Ranking Lit Mags, Ranking Writing
By Rachel Peterson
People want to know what is the best---the best use of their time, the best forum for their art. And, they want to know what will earn the the highest respect from their peers. It is human to categorize, to rank, to classify. It allows us to make sense out of a rather chaotic jumble of information.
But remember, rankings and awards are no guarantee of greatness, only of recognition by the wider, writerly community. What's more, acclaims will only come as a result of the work and time, time, time.
Below you'll find a list of some of the most popular rankings. Many of these ranking sprung into being when different folks were trying to figure out a system to deal with their own submissions and decided to share the results.
Clifford Garstang's Pushcart Prize Rankings. Here Garstang does the incredible work of listing which magazines feature work in each year's Pushcart Prize Anthology (in fiction, poetry, and nonfiction), and how many times such magazines appear.
Every Writers' Resource Top 50 Literary Magazines. From the site's editors: "The purpose of this list is to help writers find a place to publish their writing that will get them some recognition. We feel when a magazine is published over a long period of time and is recognized nationally we feel it gives the authors more opportunity for exposure. Also these magazines tend to have a very good name in literary circles. We know that many will not agree fully, and some will feel we’ve left a good or great publication off the list. That’s okay."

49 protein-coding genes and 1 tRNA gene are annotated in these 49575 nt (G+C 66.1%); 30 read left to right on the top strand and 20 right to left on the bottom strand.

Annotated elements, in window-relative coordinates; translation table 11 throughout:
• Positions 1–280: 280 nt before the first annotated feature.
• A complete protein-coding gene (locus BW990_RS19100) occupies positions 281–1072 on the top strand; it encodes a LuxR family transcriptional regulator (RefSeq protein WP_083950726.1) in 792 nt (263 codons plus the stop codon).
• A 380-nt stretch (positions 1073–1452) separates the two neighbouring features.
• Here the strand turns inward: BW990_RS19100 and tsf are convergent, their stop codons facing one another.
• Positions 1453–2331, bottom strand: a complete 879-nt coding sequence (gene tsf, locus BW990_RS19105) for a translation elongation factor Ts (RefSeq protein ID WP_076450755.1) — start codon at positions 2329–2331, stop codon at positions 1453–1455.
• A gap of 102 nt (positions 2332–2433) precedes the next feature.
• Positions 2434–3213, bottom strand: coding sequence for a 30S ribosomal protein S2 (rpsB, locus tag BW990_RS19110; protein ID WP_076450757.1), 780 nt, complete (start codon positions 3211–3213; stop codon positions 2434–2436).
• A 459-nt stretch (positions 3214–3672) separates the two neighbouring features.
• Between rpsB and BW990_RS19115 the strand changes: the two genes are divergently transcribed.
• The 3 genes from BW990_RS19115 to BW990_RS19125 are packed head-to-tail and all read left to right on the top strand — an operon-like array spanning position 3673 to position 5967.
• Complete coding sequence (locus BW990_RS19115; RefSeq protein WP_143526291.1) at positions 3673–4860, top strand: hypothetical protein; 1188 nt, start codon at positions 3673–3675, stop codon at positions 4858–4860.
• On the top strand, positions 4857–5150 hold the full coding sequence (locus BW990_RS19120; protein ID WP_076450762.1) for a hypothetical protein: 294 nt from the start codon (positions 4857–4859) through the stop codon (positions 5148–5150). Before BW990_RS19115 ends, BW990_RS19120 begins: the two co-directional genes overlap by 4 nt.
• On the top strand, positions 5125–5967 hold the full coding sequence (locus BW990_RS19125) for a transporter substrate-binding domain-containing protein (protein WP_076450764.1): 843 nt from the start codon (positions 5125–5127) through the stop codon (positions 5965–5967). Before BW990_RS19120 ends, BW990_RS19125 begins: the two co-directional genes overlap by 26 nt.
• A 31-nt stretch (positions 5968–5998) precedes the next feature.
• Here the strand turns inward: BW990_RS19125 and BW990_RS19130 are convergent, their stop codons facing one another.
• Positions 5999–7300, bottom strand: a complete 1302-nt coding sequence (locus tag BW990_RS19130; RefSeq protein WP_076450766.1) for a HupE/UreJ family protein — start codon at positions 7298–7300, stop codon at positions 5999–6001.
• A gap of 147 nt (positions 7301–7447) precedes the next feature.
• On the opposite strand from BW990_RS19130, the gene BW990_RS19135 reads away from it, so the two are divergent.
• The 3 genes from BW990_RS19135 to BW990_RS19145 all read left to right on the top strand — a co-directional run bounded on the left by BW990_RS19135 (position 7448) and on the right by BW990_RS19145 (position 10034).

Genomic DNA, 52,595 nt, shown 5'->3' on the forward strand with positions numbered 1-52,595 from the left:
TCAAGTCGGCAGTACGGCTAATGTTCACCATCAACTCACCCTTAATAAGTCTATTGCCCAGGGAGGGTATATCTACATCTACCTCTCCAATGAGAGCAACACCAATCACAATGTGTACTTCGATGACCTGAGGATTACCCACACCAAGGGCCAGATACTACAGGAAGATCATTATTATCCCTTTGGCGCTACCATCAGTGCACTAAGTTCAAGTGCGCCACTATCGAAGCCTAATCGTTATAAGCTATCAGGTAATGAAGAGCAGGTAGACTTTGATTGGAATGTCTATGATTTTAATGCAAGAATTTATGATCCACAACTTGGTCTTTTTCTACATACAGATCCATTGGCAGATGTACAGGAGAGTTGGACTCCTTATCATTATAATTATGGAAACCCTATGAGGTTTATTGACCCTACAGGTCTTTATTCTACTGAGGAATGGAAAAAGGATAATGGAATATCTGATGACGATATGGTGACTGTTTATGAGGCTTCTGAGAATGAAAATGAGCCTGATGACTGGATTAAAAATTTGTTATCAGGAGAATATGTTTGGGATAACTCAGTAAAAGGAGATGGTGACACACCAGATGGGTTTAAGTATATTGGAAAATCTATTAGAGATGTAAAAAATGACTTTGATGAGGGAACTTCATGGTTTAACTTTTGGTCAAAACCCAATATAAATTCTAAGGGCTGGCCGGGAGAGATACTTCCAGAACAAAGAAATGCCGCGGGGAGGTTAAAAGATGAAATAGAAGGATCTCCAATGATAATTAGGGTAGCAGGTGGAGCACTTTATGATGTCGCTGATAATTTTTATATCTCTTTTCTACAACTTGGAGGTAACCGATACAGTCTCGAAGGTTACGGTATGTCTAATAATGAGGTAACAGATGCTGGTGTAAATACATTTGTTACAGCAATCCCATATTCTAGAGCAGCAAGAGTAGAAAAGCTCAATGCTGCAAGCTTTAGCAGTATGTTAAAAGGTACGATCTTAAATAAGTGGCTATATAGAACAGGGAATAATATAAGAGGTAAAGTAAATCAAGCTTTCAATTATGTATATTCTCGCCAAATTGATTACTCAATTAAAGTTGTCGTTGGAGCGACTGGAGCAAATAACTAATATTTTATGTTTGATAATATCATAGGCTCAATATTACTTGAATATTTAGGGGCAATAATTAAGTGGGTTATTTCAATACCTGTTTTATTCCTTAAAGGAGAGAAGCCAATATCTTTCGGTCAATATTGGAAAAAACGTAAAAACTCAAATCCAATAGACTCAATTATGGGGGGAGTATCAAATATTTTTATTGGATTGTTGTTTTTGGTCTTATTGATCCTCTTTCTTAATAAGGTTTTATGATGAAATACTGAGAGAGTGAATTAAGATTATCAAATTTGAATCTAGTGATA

Jeffrey Bahr's Lit Mag Rankings. Says Bahr: "This ranking system attempts impose an order on the "difficulty" of a particular literary journal -- that is, the degree of likelihood that a given poem, submitted by a reasonably accomplished poet, will be accepted for publication. The system is based upon a mix of objective and subjective criteria."
John Fox's Best American Short Story Rankings. Says lFox: "I’ve become disenchanted with the whole notion of ranking literary journals, but I don’t want to delete this page entirely and disappoint the many readers who come here daily to discover new literary journals to read and submit to. So instead, I’m radically changing the system. [This list] arranges literary journals in order of how many times they’ve had a story or special mention in the last six years (2007 – 2012) in the Best American Short Stories (BASS)."
Poetry Journal Rankings. Says list-complier M.E. Silverman: "I am trying to create a ranking list (yes, one that is far from perfect!) that will rate the magazine as a whole and not just the number of big names. I think Pushcarts is a good factor over other more biased anthologies, but even then the big names factor into more than it should. In “ranking” these magazines, I am taking into consideration if the magazine gives out an award and if it is a pleasure to read. While this requires subscriptions to these magazines, I am only human so thus I am limited to the number I can read; however, I subscribe to 25-50 journals per year and rotate out more than half every year!"
The Rankings. Lists of "literary markets ranked by award anthologies."
Wendy Wimmer's Top Five BASS Markets for Women Writers. Here Wimmer does thorough research and data-gathering to let readers know which magazines' stories appear frequently in BASS, and the gender representation in the anthology.
And, of course, there are the "Best of..." anthologies:
Know of any other ranking lists? Do share them with us!
Born in Bloody Harlan, Kentucky, Rachel teaches college near Springfield, Ohio. Her academic adventures have led to an MFA in Poetry and MA in Religion. She also has had the good fortune to travel widely and participate in service work both in the US and abroad. A poem from manuscript is featured in Literary Imagination. More poems can be found in Arsenic Lobster, Midwestern Gothic, and The Los Angeles Review. “Elegy of the Gun,” published by LAR, was just nominated for Best New Poets.